(Washingtonpost.com screengrab)

Imagine for a second the Stanley Cup playoffs without any Canadian teams. Weird, eh? But it’s happened before, and it looks as if it’s going to happen again this season. With 20 or so games remaining in the regular season, there are zero Canadian teams in playoff position. The Great White North is looking at its first playoff shutout since the 1969-70 season, when there were only 12 teams total, two of them Canadian.

According to one estimate, only two of the seven Canadian teams — Ottawa (five points out of a wild-card spot) and Montreal (seven points out) — have a greater than 4 percent chance of making the playoffs. Overall, there’s a 90 percent chance we’ll be without a Canadian playoff team, according to Sports Club Stats.

Canada’s failure to field a playoff team could cause a ripple effect throughout the country. To wit:

— Canadian broadcasting company Rogers Media spent $3.8 billion for the country’s NHL TV rights in 2013, but ratings have struggled along with the country’s hockey teams. After the last of the five Canadian teams was eliminated from last year’s playoffs, Rogers saw its ratings drop 20 percent compared with ratings from the previous season. As Awful Announcing points out, Rogers laid off 200 employees in January, and while the company said Canada’s NHL woes didn’t have anything to do with it, one has to think that’s just spin.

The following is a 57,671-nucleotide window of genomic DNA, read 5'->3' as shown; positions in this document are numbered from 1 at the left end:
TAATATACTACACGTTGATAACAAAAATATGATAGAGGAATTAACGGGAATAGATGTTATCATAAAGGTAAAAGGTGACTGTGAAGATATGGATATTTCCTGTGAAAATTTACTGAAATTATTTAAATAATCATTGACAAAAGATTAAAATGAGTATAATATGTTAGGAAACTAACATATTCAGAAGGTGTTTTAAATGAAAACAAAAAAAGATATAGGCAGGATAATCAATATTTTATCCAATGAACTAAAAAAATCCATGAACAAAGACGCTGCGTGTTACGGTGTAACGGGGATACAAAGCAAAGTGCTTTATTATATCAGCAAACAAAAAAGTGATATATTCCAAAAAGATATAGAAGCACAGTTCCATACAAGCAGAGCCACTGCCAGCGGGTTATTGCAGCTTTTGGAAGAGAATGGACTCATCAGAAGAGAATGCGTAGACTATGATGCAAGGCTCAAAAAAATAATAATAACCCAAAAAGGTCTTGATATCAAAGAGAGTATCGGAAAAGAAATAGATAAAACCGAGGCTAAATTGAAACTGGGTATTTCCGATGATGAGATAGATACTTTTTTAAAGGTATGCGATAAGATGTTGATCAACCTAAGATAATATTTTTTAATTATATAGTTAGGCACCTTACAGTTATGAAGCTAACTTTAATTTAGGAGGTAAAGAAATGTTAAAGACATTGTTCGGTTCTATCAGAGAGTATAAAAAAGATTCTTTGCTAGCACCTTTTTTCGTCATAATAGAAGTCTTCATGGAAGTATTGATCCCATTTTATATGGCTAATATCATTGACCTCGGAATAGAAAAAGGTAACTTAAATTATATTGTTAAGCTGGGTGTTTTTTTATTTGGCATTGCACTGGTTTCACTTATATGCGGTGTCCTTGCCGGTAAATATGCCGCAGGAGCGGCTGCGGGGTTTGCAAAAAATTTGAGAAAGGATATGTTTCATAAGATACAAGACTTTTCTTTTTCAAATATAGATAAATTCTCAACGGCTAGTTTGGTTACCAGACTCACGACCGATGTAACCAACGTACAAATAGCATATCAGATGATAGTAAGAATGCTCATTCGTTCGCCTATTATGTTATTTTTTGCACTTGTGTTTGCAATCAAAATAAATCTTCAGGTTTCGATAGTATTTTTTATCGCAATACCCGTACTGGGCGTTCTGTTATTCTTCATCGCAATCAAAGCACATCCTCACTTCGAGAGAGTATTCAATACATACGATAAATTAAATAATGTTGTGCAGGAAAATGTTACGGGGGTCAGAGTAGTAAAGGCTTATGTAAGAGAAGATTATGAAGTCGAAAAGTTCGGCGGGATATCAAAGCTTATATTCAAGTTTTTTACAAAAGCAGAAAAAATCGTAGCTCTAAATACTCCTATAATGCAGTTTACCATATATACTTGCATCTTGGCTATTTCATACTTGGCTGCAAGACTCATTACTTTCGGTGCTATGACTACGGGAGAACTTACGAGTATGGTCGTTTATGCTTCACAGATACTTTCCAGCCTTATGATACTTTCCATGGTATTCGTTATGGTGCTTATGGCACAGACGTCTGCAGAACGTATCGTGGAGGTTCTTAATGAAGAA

— All those fans who would usually pack the stadium-area bars for pregame and postgame playoff revelry: They’ll be staying home. “Moving forward, I’m much more nervous about April, May, June,” Toby Lyle, who owns several Montreal pubs, told the CBC in late January. “When the Habs are in the playoffs, it’s huge. You turn people away no matter what day of the week it is.”

— The shutout would cause much emotional distress in a country where the sport is so ingrained in the national psyche. ​”I’d think I’d cry for a long time,” one Canadiens fan told the CBC at a recent game.

But hey, at least the Canadian fans aren’t having days-long debates about whether a good regular season is good enough.